Scotland to appeal against Ford, Gray suspensions

Scotland to appeal against Ford, Gray suspensions

Scotland confirmed yesterday that they would appeal against the bans that have ruled out hooker Ross Ford and lock Jonny Gray for Sunday’s Rugby World Cup quarter-final against Australia.

World Rugby’s disciplinary tribunal handed the pair three-week suspensions for a dangerous tackle on Samoa’s Jack Lam in their Pool B match last Saturday, meaning that both players would remain sidelined even if Scotland progress beyond Sunday’s game.

After the Scottish Rugby announced its intention to appeal, chief executive Mark Dodson said: “We hold Ross and Jonny in very high regard and as a result will be launching a robust appeal to challenge their suspensions.

“I have raised their case with (CEO) Brett Gosper at World Rugby and asked for consistency in how such incidents are punished.

“It is clear other unions are also seeking better clarity on the use of citing and the interpretation of how key areas of the game are scrutinised and the subsequent levels of punishment set.”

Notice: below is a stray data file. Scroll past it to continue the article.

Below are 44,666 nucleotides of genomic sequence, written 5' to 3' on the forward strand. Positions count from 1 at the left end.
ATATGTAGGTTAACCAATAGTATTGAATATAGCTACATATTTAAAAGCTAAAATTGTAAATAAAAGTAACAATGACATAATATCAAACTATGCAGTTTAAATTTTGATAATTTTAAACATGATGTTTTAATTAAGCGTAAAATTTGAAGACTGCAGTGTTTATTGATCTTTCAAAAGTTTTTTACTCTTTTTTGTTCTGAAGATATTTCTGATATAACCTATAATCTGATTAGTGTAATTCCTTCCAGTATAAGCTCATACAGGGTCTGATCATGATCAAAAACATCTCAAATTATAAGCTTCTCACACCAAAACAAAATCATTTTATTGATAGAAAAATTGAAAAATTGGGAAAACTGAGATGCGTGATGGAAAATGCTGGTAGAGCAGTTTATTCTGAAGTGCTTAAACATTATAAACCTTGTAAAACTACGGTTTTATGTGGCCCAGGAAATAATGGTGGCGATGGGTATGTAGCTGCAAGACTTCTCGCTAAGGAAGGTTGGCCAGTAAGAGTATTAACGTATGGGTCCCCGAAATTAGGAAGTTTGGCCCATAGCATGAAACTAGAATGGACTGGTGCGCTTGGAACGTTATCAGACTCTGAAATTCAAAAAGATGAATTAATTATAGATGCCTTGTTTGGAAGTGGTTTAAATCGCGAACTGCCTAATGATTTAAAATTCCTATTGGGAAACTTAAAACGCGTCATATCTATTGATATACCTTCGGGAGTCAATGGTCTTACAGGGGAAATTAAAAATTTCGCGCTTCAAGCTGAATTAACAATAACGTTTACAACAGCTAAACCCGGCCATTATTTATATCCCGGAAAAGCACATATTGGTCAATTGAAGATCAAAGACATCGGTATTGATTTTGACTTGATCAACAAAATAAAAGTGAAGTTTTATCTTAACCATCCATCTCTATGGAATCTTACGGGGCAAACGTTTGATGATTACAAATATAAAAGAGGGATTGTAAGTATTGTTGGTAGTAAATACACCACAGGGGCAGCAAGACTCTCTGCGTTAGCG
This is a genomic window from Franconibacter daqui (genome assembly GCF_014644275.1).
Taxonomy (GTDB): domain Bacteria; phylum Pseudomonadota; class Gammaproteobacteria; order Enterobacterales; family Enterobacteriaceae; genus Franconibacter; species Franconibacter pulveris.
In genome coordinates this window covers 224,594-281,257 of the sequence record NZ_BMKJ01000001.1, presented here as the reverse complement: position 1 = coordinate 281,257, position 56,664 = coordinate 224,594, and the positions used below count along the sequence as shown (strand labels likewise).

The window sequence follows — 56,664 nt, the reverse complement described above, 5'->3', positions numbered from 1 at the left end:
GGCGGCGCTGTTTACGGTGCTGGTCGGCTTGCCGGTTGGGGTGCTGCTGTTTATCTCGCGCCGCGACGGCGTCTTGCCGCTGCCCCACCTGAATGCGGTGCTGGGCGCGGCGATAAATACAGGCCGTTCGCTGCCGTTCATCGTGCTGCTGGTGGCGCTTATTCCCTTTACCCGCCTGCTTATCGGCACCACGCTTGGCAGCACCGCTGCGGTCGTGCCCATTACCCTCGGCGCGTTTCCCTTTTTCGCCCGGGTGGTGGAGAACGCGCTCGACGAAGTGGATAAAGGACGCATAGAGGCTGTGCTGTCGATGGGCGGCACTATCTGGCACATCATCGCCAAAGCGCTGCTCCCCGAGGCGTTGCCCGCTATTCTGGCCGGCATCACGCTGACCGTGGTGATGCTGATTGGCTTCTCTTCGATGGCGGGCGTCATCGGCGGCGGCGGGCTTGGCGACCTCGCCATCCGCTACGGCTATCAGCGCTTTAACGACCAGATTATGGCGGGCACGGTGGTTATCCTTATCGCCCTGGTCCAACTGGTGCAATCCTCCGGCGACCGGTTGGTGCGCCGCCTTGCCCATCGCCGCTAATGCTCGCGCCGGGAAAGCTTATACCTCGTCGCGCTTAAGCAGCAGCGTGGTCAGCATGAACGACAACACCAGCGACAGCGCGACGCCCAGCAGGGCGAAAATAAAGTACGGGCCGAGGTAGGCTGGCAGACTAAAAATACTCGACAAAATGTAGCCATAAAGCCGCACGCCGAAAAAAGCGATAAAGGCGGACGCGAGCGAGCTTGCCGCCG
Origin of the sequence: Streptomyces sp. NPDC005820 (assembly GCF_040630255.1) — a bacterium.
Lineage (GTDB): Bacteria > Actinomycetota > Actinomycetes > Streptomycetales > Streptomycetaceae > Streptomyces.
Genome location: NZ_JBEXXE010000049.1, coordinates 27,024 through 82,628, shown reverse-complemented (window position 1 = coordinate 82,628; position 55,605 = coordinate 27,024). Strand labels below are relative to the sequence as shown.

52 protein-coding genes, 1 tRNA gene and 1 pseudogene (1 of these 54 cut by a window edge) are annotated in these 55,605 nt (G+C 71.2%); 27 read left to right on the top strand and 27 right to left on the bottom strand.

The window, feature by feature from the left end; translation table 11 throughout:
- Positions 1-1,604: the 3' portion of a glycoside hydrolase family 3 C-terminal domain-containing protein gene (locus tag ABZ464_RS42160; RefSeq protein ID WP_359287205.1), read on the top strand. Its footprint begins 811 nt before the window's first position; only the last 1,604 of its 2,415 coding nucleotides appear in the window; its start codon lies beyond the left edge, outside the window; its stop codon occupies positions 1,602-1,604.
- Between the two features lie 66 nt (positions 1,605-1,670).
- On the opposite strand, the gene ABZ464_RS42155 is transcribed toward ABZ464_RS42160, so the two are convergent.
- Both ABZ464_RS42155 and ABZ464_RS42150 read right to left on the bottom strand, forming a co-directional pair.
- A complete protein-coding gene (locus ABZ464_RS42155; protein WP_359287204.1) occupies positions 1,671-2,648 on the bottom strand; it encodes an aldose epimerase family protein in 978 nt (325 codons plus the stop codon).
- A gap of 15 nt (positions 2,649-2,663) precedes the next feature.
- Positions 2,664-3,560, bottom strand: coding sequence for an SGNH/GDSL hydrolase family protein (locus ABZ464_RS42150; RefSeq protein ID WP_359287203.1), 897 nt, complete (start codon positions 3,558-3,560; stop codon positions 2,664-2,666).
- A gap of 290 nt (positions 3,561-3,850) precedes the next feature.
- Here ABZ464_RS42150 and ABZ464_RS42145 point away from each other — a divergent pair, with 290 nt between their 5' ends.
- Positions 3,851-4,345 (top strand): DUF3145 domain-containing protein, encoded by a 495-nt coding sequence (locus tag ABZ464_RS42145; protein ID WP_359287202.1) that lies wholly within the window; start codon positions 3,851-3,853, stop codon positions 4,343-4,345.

The three-week bans have been heavily criticised, with former Scotland international Kenny Logan particularly scathing.

“This is a sick joke,” he said.

“... Two Scottish players with a perfect disciplinary record get a three-week ban for clearing out a player with no malicious intent at a ruck just because he fell awkwardly.

“There is no level playing field. This is a shameful decision.”

Even Australia coach Michael Cheika has expressed sympathy for the banned pair, while ex-Wales international Jonathan Davies has described the inconsistency of the tournament’s disciplinary hearings as a “disgrace”.

Judicial officer Christopher Quinlan, who headed the tribunal that banned the duo, ignored referee Jaco Peyper’s opinion of the incident while making his decision.

Peyper, who was in charge of the game, told the tribunal in an email that he had seen the tackle, stating: “After our internal performance review process, I am satisfied that I dealt with the incident appropriately.”

Quinlan’s written judgment dismissed Peyper’s evidence as inadmissible, citing the Tournament Disciplinary Programme (TDP) rules stating that referees and assistant referees “may only give evidence of fact, not opinion”.

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